Late night, open book on desk in front of candle, clock, and vase, studying for a minor
Image by Free-Photos from Pixabay

What To Ask Yourself Before Declaring A Minor

Now that you know the pros and the cons of declaring a minor in general, the next step is to ask yourself some questions before making that final decision. Do not declare a minor until you take this step.

1. Ask Yourself If And Why You Want To Minor

While there are many reasons to consider taking a minor, why do YOU want to do it? Your reasons may be different than somebody else’s, so it’s important to sit with this for a bit. What are you trying to achieve by taking on a minor? Weigh the pros and cons for you because that will help you make a better, more informed decision.

2. Assess If Taking On A Minor Is Doable

When you look at your schedule and your finances, do you think it will be feasible for you to take on a minor? Remember, it can be a lot of extra work and money to do this, but again, it could be beneficial to your future. A good tip is to meet with an academic advisor who can go over your schedule with you and see where a minor could fit in. You could also see what classes are required by your major AND your minor, so that you can kill two birds with one stone.

3. What Kinds Of Minors Are There?

There are many different minors to choose from, but your options will ultimately depend on what your school offers. Some majors have a minor that’s directly associated with it, and other schools will have minors (if they offer them) that stand on their own. If your school does offer minors, they’ll likely vary:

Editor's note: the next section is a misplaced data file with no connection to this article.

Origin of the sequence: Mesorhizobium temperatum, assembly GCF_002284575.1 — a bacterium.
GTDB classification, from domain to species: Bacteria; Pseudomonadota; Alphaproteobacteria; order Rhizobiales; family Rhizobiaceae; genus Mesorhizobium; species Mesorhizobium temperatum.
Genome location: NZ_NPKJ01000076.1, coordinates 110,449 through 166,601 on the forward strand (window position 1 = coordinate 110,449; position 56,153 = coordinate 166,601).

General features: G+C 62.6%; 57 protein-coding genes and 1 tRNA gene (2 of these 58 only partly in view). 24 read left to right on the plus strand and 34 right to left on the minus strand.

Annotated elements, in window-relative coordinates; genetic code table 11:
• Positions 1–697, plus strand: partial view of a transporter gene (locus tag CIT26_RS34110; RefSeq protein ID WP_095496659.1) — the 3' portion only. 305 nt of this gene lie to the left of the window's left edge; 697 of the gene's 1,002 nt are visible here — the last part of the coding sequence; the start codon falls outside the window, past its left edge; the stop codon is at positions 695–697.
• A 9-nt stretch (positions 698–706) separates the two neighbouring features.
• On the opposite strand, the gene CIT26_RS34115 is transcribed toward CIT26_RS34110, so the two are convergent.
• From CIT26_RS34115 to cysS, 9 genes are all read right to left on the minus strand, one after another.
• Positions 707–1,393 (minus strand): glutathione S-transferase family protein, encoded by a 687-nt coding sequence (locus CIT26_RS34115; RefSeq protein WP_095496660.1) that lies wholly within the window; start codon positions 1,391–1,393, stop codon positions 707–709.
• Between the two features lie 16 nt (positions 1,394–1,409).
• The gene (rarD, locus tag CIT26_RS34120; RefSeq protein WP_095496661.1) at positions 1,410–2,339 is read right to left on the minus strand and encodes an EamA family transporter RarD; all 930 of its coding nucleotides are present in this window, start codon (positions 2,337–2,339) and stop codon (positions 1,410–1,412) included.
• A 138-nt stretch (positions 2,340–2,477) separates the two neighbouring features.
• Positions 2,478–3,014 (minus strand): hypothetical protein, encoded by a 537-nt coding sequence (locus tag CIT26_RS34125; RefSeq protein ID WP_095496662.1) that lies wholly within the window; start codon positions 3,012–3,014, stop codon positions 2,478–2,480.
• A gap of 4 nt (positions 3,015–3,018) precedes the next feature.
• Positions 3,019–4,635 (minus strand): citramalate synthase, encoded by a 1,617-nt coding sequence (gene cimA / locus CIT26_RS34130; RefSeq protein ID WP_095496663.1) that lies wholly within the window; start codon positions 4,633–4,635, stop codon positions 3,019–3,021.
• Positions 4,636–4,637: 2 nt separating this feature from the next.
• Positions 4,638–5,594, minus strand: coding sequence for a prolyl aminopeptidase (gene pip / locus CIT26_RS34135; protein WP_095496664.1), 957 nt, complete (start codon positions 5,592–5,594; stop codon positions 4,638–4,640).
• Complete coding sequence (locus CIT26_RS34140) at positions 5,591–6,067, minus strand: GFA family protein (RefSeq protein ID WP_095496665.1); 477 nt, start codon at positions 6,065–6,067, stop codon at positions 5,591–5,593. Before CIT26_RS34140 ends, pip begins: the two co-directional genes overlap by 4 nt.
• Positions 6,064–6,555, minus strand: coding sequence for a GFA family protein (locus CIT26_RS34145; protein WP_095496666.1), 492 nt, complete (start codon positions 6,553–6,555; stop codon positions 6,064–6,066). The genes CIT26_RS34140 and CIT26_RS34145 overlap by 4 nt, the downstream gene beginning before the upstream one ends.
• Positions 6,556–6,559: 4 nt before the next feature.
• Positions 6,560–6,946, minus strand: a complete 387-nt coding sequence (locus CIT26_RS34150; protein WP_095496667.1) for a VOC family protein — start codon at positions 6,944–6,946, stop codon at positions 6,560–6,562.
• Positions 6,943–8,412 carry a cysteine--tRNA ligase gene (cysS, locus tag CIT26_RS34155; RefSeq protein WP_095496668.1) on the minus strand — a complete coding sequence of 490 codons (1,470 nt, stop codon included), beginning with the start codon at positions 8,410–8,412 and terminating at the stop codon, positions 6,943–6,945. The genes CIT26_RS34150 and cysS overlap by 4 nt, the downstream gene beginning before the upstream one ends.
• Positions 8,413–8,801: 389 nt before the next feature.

• Foreign languages/Linguistics
  • Business
  • English Literature
  • Psychology/Sociology
  • Chemistry
  • Mathematics
  • Religious Studies
  • Education

4. Should I Minor In Something?

At the end of the day, the decision to minor in something is solely up to you. That being said, it may be worth talking it over with friends, family, and an academic advisor. No one person can tell you whether or not you should minor, but if you’ve considered the pros and cons and it seems that a minor would benefit you, be interesting, and not be too much of an extra burden in terms of cost and time, then you should do it!

On the other hand, if you think it would cut into the time and money needed for your major, then it may not be worth it.

One of the reasons students choose to study a minor is because of all the benefits it offers. But, if your major and degree program cover all the bases (and then some) you’ll be in a good place when it comes time to start the job search.

At University of the People, we offer many degree programs that will prepare you for the future, without needing to take a minor.

Woman with pony-tail holding landline phone up to her ear
Image by Gundula Vogel from Pixabay

How To Choose Your Minor

So, you’ve decided you want to study a minor. A minor is a good opportunity to explore other academic ventures, job prospects, and simply your interests. But choosing a minor can be hard.

To help with your decision, you can ask yourself some questions:

  • What are your career goals?
  • What are your personal interests?
  • What minor would go well with your major, or offer you even more job opportunities?
  • How much time would this minor take you to complete in addition to the rest of your workload?
  • How much extra would it cost to take on this minor?

How To Declare A Minor

Once you’ve decided that you want to declare a minor (assuming you’ve already discussed to some extent with your college advisor), it’s time to declare it. Note that every school will have a different process for this.

In some schools, you may have to get approval from the registrar to enroll in the classes needed for your minor, or you may have to officially declare it and/or apply for the program. Make sure you give yourself more than enough time to do this, so that you don’t waste any time beginning the classes you’re required to take!

At UoPeople, our blog writers are thinkers, researchers, and experts dedicated to curating articles relevant to our mission: making higher education accessible to everyone.